Archaeologists have been working in Arles in the south of France for the past 25 years.
Important discoveries, which throw new light on the Roman settlement known as Arelate in antiquity, go on show at the Louvre this month.
Among the artefacts they have discovered from the city is an unusual bust of Julius Caesar, which could change our image of the Roman emperor.
Jean-Luc Martinez, the keeper of Greek, Etruscan and Roman antiquities at the Louvre, believes the Arles bust, lent by the Arles Museum of Antiquity, could be the only surviving lifelike sculpture of the emperor.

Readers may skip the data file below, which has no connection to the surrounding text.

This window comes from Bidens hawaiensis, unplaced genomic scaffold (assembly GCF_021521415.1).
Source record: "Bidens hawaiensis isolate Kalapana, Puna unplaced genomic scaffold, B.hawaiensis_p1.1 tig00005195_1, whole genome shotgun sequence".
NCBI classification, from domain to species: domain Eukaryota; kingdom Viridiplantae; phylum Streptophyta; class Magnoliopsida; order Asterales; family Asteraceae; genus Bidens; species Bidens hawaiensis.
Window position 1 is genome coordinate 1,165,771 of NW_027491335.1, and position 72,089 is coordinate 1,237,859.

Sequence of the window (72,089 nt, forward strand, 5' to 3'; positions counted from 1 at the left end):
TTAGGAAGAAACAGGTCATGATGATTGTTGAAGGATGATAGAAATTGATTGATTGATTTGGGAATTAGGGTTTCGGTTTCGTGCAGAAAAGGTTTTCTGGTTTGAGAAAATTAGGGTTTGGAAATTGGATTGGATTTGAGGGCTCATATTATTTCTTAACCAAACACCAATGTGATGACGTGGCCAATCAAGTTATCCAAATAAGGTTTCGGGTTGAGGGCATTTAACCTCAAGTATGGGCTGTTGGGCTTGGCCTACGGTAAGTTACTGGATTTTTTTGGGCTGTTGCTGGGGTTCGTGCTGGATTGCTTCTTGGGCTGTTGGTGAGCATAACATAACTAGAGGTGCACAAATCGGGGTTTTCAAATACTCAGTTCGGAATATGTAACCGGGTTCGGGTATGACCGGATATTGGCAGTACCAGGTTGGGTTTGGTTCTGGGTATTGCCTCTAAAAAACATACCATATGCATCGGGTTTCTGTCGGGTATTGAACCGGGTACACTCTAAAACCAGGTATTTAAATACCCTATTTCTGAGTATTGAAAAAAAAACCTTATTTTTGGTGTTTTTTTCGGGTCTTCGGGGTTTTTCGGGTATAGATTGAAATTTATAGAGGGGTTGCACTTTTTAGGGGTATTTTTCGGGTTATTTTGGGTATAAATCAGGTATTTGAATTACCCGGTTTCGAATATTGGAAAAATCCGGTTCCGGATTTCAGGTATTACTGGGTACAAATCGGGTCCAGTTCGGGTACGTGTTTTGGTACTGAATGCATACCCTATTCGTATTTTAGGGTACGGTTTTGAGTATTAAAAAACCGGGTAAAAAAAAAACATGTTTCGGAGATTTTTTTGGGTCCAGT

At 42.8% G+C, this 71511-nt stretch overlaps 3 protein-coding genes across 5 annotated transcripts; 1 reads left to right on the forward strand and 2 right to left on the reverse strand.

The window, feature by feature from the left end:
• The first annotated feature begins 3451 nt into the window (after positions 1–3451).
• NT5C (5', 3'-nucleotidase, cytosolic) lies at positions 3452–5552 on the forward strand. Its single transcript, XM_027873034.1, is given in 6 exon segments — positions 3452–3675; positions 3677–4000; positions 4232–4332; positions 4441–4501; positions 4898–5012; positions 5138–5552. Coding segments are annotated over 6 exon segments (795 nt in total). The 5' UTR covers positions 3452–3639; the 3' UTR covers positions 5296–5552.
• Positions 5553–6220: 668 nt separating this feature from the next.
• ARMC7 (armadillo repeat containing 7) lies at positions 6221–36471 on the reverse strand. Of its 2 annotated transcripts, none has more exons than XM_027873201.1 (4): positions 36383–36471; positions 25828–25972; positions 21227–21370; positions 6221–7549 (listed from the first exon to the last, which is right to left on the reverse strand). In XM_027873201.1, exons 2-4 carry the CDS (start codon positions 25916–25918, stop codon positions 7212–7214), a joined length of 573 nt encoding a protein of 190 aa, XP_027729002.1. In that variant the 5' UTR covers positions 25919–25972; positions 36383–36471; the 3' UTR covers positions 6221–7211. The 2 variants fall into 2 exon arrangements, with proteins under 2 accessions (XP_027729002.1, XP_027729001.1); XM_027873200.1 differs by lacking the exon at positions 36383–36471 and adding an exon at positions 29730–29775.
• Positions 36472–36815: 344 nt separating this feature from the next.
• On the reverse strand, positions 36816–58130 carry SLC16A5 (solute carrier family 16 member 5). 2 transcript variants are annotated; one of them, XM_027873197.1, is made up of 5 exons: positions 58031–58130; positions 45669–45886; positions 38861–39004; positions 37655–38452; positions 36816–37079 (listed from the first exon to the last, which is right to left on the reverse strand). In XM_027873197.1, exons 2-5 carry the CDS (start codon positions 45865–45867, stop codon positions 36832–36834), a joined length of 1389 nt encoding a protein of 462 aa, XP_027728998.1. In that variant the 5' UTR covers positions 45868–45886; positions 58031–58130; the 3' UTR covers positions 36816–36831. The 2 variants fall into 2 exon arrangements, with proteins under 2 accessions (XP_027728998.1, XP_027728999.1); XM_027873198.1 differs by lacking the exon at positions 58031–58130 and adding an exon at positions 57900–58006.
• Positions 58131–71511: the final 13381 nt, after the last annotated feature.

Until the discovery of this portrait of Caesar in Arles, says Martinez, experts considered a marble bust (about 40BC) of a thinner-faced Caesar discovered in Tusculum near Rome and now in the Museum of Antiquities, Turin, to be the best representation of him because it resembles his profile found on coins minted around 44BC.